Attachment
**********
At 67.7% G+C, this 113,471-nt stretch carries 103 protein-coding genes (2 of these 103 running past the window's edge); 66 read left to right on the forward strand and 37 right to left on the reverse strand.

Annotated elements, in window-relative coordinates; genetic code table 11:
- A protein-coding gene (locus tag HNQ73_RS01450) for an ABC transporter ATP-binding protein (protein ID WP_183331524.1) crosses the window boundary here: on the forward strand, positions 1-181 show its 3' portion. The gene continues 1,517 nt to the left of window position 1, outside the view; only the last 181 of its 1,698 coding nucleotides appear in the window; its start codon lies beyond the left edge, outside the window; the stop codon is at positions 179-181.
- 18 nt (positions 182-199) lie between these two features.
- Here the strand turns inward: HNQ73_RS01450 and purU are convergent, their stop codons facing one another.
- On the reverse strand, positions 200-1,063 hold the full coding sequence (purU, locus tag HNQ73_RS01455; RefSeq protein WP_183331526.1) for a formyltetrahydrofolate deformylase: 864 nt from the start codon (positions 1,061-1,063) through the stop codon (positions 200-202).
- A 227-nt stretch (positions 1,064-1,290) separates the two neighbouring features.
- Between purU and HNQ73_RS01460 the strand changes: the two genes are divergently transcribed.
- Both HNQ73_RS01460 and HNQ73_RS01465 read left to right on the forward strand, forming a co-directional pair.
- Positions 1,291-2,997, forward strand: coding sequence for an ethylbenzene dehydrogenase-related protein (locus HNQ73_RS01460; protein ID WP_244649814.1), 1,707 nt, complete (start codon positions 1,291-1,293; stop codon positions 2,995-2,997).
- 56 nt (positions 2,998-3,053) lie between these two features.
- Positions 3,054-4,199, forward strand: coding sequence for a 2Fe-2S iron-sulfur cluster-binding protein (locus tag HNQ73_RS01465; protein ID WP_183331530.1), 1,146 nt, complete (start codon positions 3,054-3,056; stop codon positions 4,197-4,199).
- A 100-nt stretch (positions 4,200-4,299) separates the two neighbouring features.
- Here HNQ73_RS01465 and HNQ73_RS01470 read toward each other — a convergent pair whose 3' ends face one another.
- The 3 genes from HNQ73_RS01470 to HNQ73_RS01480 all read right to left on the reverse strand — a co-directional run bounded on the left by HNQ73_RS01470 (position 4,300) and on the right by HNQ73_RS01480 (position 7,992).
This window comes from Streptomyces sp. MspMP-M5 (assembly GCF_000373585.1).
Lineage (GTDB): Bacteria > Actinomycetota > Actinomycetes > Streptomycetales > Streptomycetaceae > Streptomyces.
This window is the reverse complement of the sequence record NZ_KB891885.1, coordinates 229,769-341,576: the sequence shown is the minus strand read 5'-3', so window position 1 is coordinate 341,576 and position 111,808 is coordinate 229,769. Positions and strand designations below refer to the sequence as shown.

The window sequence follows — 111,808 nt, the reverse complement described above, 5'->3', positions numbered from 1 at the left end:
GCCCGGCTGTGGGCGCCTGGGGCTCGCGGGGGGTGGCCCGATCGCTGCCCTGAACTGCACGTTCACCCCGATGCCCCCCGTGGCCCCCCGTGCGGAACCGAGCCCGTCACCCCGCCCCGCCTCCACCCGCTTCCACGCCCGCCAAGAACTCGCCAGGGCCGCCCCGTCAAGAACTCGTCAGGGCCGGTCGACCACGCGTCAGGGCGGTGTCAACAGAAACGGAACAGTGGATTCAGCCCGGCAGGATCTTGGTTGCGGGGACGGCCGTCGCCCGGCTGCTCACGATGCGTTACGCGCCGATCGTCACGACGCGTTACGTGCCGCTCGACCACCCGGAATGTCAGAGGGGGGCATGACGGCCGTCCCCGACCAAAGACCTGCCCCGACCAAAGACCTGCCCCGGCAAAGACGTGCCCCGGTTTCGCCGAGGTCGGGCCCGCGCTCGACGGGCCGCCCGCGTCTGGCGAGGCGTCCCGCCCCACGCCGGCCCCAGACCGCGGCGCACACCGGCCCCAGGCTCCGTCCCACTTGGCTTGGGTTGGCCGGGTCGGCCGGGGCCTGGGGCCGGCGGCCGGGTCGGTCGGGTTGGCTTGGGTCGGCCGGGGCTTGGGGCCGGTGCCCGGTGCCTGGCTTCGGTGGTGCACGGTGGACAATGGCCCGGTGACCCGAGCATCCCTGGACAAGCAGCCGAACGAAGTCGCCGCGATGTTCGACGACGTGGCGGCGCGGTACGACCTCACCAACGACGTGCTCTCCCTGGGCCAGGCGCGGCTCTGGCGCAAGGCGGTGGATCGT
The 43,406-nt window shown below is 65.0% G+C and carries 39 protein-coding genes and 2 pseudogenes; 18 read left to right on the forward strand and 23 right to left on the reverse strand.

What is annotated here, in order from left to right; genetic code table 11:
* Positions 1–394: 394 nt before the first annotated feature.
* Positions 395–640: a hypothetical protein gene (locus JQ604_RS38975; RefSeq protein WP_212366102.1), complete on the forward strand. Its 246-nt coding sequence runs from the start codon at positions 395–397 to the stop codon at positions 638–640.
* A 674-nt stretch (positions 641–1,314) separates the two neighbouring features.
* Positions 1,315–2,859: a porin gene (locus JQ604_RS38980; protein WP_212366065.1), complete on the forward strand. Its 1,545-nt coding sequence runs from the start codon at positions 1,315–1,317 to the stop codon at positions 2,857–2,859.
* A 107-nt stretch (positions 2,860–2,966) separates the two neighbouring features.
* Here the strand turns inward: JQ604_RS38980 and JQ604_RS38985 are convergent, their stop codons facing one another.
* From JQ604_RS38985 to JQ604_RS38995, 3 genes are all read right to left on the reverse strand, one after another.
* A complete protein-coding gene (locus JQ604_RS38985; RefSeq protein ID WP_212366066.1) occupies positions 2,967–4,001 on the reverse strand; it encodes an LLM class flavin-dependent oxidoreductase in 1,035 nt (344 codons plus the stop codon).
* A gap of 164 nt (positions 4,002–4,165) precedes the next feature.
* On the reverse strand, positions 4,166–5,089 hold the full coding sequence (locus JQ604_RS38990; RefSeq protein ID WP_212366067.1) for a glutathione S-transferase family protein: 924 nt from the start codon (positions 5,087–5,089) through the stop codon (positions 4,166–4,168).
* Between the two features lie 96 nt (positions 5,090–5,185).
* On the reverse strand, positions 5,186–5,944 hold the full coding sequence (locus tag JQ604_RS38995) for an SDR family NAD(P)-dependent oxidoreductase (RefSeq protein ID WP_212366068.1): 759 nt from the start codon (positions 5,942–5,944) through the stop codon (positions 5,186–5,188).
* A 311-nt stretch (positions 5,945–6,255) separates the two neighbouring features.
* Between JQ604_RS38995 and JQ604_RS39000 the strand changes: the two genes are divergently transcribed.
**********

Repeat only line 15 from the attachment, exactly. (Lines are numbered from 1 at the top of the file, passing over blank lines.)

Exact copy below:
- The 3 genes from HNQ73_RS01470 to HNQ73_RS01480 all read right to left on the reverse strand — a co-directional run bounded on the left by HNQ73_RS01470 (position 4,300) and on the right by HNQ73_RS01480 (position 7,992).